Japan · Travel Tales

Hase-dera and Kotoku-in: Two temples in Kamakura

One of the things I love about going to another country is exploring its houses and temples of worship. (I have had some annoyed travel companions because of this in the past, when they can’t keep up with my desire to cover so much land in a day, even though the temples all look alike at some point.) We didn’t have enough time to explore Kamakura City, which has so many temples and shrines, and at one point in history was the seat of the Kamakura shogunate, but we did have a couple of hours to visit two Buddhist temples: Hase-dera and Kōtoku-in.

At the Hase Temple
At the Hase Temple

Hase-dera is is most famous for a wooden statue, gilded in gold, of Kannon, the deity of mercy.

Kannon-dō in Hase-dera
Kannon-dō in Hase-dera

It also has gorgeous surroundings: there is a viewdeck with views over Kamakura, lovely gardens and buildings, and a nice (albeit expensive) restaurant. There is also an underground cave called Benten kutsu, which contains statues of Benzaiten and other gods.

We bumped into one of our former students herein Hase-dera, of all places!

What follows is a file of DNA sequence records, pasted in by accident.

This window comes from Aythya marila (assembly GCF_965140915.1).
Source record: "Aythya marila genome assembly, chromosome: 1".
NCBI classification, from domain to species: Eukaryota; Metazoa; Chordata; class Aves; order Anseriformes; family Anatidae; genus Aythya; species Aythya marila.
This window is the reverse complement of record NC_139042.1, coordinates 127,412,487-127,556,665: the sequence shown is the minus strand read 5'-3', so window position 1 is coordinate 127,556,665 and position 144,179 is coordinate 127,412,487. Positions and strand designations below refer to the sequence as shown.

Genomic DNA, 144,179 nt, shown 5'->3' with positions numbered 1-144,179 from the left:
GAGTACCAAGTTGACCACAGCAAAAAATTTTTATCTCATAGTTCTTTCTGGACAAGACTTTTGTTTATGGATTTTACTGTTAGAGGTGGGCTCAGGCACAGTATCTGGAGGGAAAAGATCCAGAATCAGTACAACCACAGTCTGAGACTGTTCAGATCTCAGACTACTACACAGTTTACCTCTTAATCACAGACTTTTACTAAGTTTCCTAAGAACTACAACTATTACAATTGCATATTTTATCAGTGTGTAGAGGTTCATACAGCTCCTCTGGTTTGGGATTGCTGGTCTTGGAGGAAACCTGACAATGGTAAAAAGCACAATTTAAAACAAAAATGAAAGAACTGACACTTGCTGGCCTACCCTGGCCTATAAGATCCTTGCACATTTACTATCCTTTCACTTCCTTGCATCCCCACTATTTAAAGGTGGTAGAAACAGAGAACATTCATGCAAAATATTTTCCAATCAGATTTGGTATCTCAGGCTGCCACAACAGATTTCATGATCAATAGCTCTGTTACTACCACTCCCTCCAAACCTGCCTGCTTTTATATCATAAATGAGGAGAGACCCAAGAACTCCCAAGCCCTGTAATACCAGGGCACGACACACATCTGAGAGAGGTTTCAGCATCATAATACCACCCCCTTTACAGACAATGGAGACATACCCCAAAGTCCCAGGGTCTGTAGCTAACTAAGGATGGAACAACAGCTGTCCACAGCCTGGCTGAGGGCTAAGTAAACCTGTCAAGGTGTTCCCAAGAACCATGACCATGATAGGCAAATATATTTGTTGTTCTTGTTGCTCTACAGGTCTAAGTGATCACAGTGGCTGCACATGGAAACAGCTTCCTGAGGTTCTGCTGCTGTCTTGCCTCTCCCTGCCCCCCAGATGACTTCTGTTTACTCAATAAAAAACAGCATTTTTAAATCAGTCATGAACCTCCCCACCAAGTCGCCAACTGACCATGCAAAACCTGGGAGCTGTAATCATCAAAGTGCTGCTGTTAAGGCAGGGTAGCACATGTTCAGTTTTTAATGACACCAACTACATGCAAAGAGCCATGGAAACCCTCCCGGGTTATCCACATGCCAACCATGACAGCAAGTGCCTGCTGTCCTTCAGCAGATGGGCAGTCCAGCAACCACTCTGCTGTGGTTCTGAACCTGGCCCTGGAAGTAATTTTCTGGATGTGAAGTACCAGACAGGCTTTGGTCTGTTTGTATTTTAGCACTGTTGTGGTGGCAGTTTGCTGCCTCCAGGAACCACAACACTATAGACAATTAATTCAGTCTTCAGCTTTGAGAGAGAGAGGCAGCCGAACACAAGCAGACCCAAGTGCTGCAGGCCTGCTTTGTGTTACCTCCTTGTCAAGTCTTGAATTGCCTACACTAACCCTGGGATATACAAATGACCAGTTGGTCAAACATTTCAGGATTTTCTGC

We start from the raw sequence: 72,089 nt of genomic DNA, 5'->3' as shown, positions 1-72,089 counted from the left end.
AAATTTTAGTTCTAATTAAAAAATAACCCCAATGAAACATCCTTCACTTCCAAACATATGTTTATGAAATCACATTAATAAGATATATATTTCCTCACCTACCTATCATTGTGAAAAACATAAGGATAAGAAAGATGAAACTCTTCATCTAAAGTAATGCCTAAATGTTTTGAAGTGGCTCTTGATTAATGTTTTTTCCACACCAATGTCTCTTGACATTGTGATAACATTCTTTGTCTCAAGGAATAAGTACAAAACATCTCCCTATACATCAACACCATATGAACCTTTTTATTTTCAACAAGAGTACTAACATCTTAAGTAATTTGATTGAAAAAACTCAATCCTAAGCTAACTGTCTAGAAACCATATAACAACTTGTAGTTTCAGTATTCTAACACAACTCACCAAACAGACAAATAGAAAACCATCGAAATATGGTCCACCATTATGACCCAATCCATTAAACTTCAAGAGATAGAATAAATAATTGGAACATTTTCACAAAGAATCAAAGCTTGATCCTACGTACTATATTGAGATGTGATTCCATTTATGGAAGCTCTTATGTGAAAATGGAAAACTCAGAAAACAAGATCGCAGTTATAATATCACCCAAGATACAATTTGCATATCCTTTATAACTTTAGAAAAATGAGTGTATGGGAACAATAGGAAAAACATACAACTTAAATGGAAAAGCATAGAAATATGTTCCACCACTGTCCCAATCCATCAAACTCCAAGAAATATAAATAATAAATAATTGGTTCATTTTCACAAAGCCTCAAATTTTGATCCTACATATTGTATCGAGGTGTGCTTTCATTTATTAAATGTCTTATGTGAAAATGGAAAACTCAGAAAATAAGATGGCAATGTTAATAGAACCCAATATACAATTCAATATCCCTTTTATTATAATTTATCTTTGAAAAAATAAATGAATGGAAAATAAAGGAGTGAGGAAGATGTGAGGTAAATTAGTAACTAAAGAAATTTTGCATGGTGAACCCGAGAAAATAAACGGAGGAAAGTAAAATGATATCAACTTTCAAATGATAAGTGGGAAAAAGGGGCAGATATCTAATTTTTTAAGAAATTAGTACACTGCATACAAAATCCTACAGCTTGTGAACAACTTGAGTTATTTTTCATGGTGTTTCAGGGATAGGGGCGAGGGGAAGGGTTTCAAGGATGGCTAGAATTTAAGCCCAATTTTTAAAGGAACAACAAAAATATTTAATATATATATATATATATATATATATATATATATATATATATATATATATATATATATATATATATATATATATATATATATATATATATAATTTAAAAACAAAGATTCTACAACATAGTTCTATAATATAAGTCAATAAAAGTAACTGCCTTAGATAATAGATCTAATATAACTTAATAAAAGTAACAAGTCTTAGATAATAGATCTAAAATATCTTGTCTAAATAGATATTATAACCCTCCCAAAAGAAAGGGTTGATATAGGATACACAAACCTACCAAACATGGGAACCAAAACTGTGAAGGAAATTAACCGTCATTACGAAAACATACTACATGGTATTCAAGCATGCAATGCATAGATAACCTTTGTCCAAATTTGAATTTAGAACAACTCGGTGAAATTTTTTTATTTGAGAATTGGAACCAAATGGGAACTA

Purification fountain
Purification fountain

 

Gardens in Hase-dera
Gardens in Hase-dera. Imagine if it were autumn!

 

An example of expensive (and not really filling) snacking: matcha and red bean pastry in Kamakura's Hasedera Temple.
Matcha and red bean pastry. We were expecting a tea ceremony — ah well.

 

 

The library
The library

 

 

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There is also the Jizō-do Hall which contains thousands of statues of the Jizō bodhisattva:

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My first time to encounter cute bodhisattva statues!

My first time to encounter cute bodhisattva statues!

I had some Japanese schoolkids coming up to me, asking me to have their picture taken with them. I was stumped as to why — buy hey, photo ops! Later on, we realized that maybe it was for an English language assignment. Pretty awesome way to learn , I think.

Next, we followed the small crowd of tourists to the Kōtoku-in, which houses the Daibutsu, or the Great Buddha.

The Kamakura Daibutsu
The Kamakura Daibutsu

The statue is made of bronze and dates from 1252 AD, during the Kamakura shogunate period. It’s 13.35 meters high and each eye is one meter in length. We actually entered the inside of the Buddha (how’s that for a religious experience) for a minimal fee.

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3 thoughts on “Hase-dera and Kotoku-in: Two temples in Kamakura

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